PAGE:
Stellantis, the world’s third-largest carmaker, launched hydrogen-powered mid-size vans late last year and aims to expand its hydrogen offer to large vans in Europe in 2024 and in the U.S. in 2025, “while further exploring opportunities for heavy-duty trucks”.
To make this a reality, the company wants to invest in Symbio, a company specializing in hydrogen-powered mobility. Stellantis will join existing shareholders Faurecia and Michelin.
“Symbio’s technical roadmap perfectly matches with Stellantis’ hydrogen roll-out plans in Europe and in the US,” said Stellantis CEO Carlos Tavares. “This move will foster the speed of development to bring low-emission products to our customers, beyond traditional electric vehicles.”
Patrick Koller, CEO of Faurecia, adds: “By the intention of acquiring a stake in Symbio, Stellantis confirms the robustness of Michelin and Faurecia’s approach to creating a global leader in zero-emission mobility. The new setup will accelerate and globalize Symbio’s growth to the benefit of its customers.”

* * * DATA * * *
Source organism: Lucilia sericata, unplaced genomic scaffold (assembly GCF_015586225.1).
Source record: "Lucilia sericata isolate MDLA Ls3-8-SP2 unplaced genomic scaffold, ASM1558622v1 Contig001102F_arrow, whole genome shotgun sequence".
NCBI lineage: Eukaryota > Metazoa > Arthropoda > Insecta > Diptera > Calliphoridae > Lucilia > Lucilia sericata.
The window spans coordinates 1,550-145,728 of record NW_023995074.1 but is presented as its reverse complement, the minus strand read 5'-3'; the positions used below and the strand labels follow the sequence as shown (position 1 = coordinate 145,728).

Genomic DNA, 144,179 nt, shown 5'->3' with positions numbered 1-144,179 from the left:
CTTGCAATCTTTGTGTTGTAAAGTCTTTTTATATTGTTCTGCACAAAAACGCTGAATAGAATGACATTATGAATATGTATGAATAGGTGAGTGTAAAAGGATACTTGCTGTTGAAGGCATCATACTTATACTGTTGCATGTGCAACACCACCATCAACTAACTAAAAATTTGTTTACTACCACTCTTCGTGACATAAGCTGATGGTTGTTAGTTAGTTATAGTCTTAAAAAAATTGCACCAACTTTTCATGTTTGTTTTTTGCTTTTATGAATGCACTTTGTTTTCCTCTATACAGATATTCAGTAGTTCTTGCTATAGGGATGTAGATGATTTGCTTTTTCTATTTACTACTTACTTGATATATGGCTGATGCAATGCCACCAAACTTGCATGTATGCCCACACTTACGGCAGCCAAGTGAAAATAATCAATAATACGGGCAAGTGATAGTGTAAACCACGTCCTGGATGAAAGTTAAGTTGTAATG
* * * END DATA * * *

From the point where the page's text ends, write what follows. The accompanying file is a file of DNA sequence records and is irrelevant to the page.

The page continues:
This transaction will enable Symbio to expand its development by capitalizing on Stellantis’ leadership in the European and American automotive markets. The closing of the transaction is expected to occur in the first semester of 2023.
In October 2022, Symbio announced its HyMotive project to accelerate its industrialization and disruptive innovation, which will increase its total production capacity in France to 100,000 systems per year by 2028 while generating 1,000 additional jobs.
It’s encouraging to see that more and more automotive giants are considering other clean alternatives to BEVs. Toyota, BMW, Honda, Volkswagen, and others are already developing hydrogen-powered vehicles and have been working on the project for some time.
With yet another big name entering the fuel cell space, there may be hope that we won’t all have to drive similar EVs in the decades to come.